Washington Trust puts focus on women in leadership
Women now occupy 60% of bank’s leadership roles
Kevin BlockerAugust 12th, 2021
With a combined 78 years of experience in the banking and finance industry, Katy Bruya, Alicia O’Mary, and Carolyn Stewart of Washington Trust Bank all say that if it’s up to them, they’ll never have another employer.
Their affinity for their employer has a lot to do with the fact that the bank’s executive leadership team has made a concerted effort to diversify its employee pool in recent years, they say.
“I’ve been in human resources my entire career, but Washington Trust was the first financial institution I had ever worked at – and it will be the last because it’s an outstanding bank,” Bruya says.
Bruya, who is 50, is the bank’s chief human resource officer and is based in Spokane. She’s worked with the company for 21 years.
“When I started, I didn’t think a lot about the gender makeup of the bank, but I did notice that a lot of the leaders were male,” she says.
In more recent years, however, that has started to change. Around 2017, executive teams began actively grooming experienced and qualified personnel – many of whom were women – to begin replacing individuals who were planning for retirement at the beginning of 2018, she says.
“It’s been great to see that; it’s great to have younger women come into this profession,” Bruya says.
The range of hiring spans from interns to executive level hires, Bruya says.
“They’re excited,” Bruya says of young women interns. “They don’t see that there’s a limit to the opportunity that they have. It’s awesome to see that.”
Today, 127 women occupy 212 leadership positions, 60%, at Washington Trust. That compares to 116 of 199, 58% as of the end of 2017. Meanwhile, a third of the bank’s executive committee’s 18 members are women, which now is more than double the amount in 2017. Of Spokane-based Washington Trust’s 1,113 employees, 57%, or 613, are women, Bruya says.
In a report last year, Catalyst Inc., a global nonprofit that works with more than 800 companies globally to accelerate women into leadership, said women made up 54.3% of all employees in the U.S. financial and insurance sectors. Of the 13 nations surveyed, only France reported a higher figure, at 56.6%.
O’Mary, like Bruya, is also based in Spokane. She’s a senior vice president and managing director of wealth management and advisory services who has spent six years of her 18-year banking career at Washington Trust.
She says it’s an exciting time to be a woman in not only corporate America but in banking.
“With what’s happened over the last year with COVID and with social unrest, people are taking notice and looking for talent,” O’Mary says.
However, she credits Washington Trust for realizing the importance of having a more diversified employee pool long before the arrival of a pandemic.
“We all have amazingly talented women that work for us,” she says, “I think we take really special care in seeking those women out and mentoring them and showing them possibilities for career paths and a bright future.”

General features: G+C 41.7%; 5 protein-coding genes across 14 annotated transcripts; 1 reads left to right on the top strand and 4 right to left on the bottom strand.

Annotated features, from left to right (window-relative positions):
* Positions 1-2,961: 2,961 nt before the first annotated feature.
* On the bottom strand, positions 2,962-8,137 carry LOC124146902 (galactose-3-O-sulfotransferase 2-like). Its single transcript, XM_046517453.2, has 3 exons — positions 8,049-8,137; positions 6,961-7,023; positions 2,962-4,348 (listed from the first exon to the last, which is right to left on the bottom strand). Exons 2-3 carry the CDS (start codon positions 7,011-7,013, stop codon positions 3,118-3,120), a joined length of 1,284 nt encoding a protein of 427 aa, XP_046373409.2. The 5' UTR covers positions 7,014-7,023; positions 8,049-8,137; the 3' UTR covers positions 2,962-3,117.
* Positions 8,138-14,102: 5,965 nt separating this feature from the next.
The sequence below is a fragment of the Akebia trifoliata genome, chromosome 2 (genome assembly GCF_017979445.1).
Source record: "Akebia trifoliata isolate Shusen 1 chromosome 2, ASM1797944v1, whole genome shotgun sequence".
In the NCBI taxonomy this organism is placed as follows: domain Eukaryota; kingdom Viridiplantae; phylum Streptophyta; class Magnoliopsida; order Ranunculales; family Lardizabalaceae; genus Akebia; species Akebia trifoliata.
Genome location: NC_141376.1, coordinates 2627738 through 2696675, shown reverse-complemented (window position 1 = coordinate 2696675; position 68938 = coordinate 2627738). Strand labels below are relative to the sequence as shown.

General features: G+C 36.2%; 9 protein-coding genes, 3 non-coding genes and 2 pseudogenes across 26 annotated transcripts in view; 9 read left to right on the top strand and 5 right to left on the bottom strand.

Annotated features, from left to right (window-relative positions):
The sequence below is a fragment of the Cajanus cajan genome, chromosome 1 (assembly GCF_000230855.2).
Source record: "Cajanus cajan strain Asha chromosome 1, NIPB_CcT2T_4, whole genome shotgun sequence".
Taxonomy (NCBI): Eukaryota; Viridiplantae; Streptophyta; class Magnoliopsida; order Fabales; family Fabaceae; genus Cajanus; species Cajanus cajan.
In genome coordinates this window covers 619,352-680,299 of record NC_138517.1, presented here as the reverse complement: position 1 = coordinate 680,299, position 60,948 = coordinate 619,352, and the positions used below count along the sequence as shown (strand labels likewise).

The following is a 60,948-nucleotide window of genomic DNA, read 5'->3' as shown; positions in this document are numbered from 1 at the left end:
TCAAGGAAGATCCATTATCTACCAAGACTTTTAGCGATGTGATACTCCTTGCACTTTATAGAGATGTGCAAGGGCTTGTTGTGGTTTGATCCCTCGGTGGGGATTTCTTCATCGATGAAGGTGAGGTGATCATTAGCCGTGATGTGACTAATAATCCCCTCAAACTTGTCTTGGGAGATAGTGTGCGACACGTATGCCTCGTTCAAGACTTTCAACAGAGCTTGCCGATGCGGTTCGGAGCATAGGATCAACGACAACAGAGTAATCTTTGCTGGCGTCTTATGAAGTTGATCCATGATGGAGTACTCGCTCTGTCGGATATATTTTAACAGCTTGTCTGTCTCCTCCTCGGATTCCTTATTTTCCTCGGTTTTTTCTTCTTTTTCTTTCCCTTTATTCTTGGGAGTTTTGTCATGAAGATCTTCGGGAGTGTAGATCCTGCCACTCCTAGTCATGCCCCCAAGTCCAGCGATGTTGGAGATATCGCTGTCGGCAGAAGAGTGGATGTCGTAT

O’Mary says it’s vital for the financial industry at large to have a diverse workforce.
“Once the man was the financial planner and the wealth advisor, and he was talking directly to the man across the table because he took care of the money,” she says. “Well, that’s not necessarily the case these days.”
As for Stewart, 61, she was hired four and a half years ago by the bank. Based out of Seattle, Stewart is a vice president and private banking team leader with 39 years in the banking industry.
“I was hired as private banker, and a year and a half into my role, I was asked to lead the team,” Stewart says. “It certainly wasn’t on my radar.”
Stewart thinks hers is a prime example of Washington Trust’s dedication to increasing the number of qualified women at leadership levels.
“It shows a commitment to promoting from within, and I too have done that with promoting two individuals — female – who are on my team,” she says.
Prior to her arrival at Washington Trust, most of her professional experience occurred at larger national banks in the areas of private banking and wealth management.
Stewart says if there’s anything she could change in her professional past, she would have heard more about Washington Trust “many years ago.”
“I had some friends who worked here,” she says. “But I really didn’t know enough to know how great a bank it is. I am delighted to be here, and this is my last stop.”
Stewart calls Washington Trust a mix between “the old school way of operating and new school.”
“It’s family oriented, they’re very caring, and I see more collaboration,” Stewart says. “It’s not all about production and numbers. There’s a team spirit, and I really do admire that.”
Says O’Mary, “If they will have me, I will be here until the day I have the opportunity to retire. I love this bank.”
O’Mary says she’s had the perspective of working for the company in its Spokane and Western Washington regions.
“The people are just amazing,” she says. “This bank attracts the best people that really give their heart and soul; they care about their clients and their communities.”
Concludes Bruya, “I recognize that that I’m the chief HR officer, so people may say that I’m just saying it, but I’m not. I truly believe in the values that Pete Stanton and Jack Heath espouse as the top two leaders of the bank.”